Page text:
~ $ 50 – 80 pounds of cornmeal
~ $ 80 – 100 pounds of assorted dry beans
~ $ 18 – 48 pounds of iodized salt
~ $ 70 – 18 gallons of vegetable oil and shortening
~ $180 – 24 large jars of herbs and spices

or roughly $1,200 for enough food—literally a ton, at an average of about $0.60/pound—to feed four people for one year on iron rations. That’s about 500 pounds of food and $300 per year per person. The only additional cost, other than their time, was about $150 for LDS foil-laminate Mylar bags and oxygen absorbers.

Of course, they actually spent about five times that much, but most of that was on canned foods, particularly meats. (If not for the meat as supplemental protein, they’d have needed a lot more beans to provide complete protein, probably 250 pounds rather than 100.)

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Monday, 24 July 2017

09:06 – It was 68.0F (20C) when I took Colin out at 0730, cloudy and breezy. We had a strong thunderstorm roll in about midnight, with loud thunder and bright lightning. Colin was terrified and started climbing all over us, begging us to make it stop. We ended up getting about 1.2″ (3 cm) of rain.

We got a lot of chemical bottles filled yesterday. More today. Barbara is off to the gym this morning. While she’s gone I’ll make up more chemicals, a gallon (4 L) each of salicylate standard solution, 1.0 M stabilized sodium thiosulfate solution, 6 M hydrochloric acid solution, etc. etc. With the dozen or so other solutions I’ve made up over the last couple of days, that gives us plenty of bottles to fill.

Email from Kathy overnight, who says Phase I of their prepping is now complete, other than a few items that are still on order and haven’t arrived and the installation of their propane tank and appliances. That happens this week. They’re taking a break from buying/stacking stuff, and intend to start actually using it. The first step was last night, when they made beef Stroganoff all from LTS storage. She said it turned out very good.

Their intention now is to start cooking and baking at least several days a week from LTS, with minimal use of fresh foods until they find recipes they like that they can make from LTS food. Going forward, they’ll periodically replace what they’ve used and continue to expand on what they have until they’ve filled their storage space. She and Mike were both impressed by just how little the bulk food/calories cost them, so they’ll focus their expansion efforts on the cheap LTS bulk stuff so that they’ll have extra on hand to help friends and neighbors if it ever comes to that.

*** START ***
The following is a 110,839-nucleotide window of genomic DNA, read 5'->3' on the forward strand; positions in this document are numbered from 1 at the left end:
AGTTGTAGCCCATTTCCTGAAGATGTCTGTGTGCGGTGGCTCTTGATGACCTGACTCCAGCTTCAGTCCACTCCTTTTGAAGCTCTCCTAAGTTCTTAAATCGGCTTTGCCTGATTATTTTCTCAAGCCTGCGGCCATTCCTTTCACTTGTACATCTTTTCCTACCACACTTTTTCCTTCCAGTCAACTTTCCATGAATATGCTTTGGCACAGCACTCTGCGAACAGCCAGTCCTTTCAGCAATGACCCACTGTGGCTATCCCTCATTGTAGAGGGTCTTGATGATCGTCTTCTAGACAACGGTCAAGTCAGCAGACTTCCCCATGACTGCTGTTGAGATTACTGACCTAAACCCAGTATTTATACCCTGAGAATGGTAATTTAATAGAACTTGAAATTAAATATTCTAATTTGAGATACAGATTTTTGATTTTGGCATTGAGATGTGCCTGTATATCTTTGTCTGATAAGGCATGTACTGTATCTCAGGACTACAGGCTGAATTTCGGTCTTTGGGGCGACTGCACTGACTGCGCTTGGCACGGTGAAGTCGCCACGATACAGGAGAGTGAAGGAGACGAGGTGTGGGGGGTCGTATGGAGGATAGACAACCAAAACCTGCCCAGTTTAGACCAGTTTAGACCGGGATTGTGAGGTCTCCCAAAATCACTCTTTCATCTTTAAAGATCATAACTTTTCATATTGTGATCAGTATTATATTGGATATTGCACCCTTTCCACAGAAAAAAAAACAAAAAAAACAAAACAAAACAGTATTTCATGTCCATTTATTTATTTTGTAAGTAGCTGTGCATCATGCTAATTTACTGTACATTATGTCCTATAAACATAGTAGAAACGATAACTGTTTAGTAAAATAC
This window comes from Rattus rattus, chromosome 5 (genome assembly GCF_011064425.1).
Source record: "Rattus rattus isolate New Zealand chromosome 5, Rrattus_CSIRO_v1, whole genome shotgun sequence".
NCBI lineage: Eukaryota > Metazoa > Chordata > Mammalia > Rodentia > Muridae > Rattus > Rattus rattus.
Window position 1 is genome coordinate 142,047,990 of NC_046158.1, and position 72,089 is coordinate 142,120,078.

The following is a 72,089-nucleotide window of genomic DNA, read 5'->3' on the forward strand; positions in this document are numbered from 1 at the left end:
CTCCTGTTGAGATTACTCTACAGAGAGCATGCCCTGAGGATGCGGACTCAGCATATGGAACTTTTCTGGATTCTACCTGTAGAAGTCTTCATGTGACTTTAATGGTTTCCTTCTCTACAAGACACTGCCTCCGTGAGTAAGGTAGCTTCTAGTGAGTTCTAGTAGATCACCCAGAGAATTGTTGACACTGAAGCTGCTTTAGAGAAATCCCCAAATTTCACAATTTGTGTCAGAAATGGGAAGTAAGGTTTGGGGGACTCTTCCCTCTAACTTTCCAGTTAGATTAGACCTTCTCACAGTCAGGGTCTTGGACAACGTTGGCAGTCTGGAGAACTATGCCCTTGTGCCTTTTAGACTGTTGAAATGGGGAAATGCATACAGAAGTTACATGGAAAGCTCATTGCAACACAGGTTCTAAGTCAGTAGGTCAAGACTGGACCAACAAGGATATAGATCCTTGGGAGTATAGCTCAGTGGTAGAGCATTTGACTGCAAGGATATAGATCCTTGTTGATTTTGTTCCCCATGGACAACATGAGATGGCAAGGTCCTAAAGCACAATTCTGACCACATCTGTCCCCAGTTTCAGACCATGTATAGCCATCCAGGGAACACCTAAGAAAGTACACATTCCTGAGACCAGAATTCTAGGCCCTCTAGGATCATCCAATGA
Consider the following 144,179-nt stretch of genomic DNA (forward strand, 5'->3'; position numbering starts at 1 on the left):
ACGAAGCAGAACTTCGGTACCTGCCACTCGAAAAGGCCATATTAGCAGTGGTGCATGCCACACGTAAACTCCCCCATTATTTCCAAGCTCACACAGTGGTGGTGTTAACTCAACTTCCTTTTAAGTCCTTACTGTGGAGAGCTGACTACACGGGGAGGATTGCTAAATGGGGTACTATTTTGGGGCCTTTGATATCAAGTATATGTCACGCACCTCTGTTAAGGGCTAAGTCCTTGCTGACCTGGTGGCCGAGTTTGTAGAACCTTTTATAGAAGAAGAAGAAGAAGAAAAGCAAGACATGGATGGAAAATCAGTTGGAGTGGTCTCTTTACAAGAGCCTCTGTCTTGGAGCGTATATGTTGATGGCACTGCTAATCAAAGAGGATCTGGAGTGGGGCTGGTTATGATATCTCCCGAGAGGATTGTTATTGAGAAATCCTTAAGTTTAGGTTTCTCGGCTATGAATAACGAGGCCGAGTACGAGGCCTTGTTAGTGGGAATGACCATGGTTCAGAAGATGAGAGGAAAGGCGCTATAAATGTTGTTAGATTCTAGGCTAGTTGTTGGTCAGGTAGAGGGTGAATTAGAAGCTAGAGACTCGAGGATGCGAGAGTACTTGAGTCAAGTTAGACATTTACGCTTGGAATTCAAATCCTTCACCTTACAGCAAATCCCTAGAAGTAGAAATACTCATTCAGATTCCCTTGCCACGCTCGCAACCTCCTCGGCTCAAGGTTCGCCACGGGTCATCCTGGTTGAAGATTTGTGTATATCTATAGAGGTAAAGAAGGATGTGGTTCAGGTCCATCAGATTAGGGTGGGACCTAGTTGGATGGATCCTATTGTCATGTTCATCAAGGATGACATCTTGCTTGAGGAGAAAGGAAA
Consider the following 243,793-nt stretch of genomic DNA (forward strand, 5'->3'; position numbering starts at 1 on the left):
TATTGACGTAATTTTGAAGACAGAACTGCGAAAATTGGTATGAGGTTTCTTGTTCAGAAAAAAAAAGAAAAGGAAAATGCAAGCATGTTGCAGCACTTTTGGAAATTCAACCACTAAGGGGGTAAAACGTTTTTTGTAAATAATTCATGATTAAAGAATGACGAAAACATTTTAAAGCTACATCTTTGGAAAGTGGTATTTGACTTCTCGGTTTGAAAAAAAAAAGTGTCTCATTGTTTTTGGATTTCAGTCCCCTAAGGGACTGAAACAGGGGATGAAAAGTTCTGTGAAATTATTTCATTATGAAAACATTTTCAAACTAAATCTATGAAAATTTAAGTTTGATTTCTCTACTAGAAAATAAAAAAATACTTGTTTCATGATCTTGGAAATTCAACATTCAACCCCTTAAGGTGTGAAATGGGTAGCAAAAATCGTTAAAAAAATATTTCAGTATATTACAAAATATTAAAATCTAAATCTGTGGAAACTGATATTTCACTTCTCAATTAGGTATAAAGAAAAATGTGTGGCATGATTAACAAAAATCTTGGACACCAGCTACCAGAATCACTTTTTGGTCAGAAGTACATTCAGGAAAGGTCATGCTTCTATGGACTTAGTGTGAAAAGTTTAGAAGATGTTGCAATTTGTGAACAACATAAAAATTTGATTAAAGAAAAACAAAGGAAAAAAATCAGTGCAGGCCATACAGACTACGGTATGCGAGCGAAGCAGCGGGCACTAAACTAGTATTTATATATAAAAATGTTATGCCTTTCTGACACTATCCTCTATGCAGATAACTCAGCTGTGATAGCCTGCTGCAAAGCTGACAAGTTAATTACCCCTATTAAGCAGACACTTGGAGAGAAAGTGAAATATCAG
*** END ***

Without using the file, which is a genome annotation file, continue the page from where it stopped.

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Sunday, 23 July 2017

09:15 – It was 72.5F (22.5C) when I took Colin out at 0645. More heads-down work on science kits today.

I’m very disappointed in the Netflix DVD service, which has become pretty much worthless. We were members for about a decade, ending in 2012. I kept a log of everything, including the date the shipped us a disc, when we received it, when we sent it back, when they received it, and when they shipped the replacement disc. Back then, Netflix operated seven days a week, and the USPS also worked with them every day of the week.

When Netflix got a disc back from us, they’d immediately ship the replacement disc, which would arrive the next day. We’d watch it and return it the following day. They’d receive it late that night or early the following morning, and immediately ship the replacement disc.

They no longer work that way. I signed up for the 2-discs-at-a-time plan at 0928 last Monday morning, the 17th, expecting them to ship the first two discs that afternoon. Instead, they didn’t ship them until 1350 the following day, Tuesday the 18th. We received them Wednesday morning, the 19th, watched them, and returned them Thursday morning the 20th. They emailed to acknowledge receipt at 1242 on Friday the 21st. I expected them to send the next two discs that afternoon, which we’d receive Saturday the 22nd. Nope. Not only didn’t they ship the replacement discs Friday afternoon, they STILL haven’t shipped them. So, assuming they get around to shipping them tomorrow, that means their cycle is about one set per week, or roughly 10 discs/month. At $12/month, that’s $1.20 per disc rental charge.

So I won’t be continuing the service once the free 30-day trial expires. In fact, I may just cancel it immediately. Until 2012, we had the 3-disc plan. It cost $15/month for 3 discs versus $12/month now for 2 discs. Looking at the 1,500 or so discs we rented over a decade, back then it was costing about $0.70/disc, so they’ve basically increased their prices by more than 70%.

I understand that Netflix would be operating at a loss without disc rental revenue. And they have only four million or so people on disc rental plans, a number that’s dropping fast. I don’t expect the service to last more than three or four more years before it loses critical mass. Oh, well. They just lost me.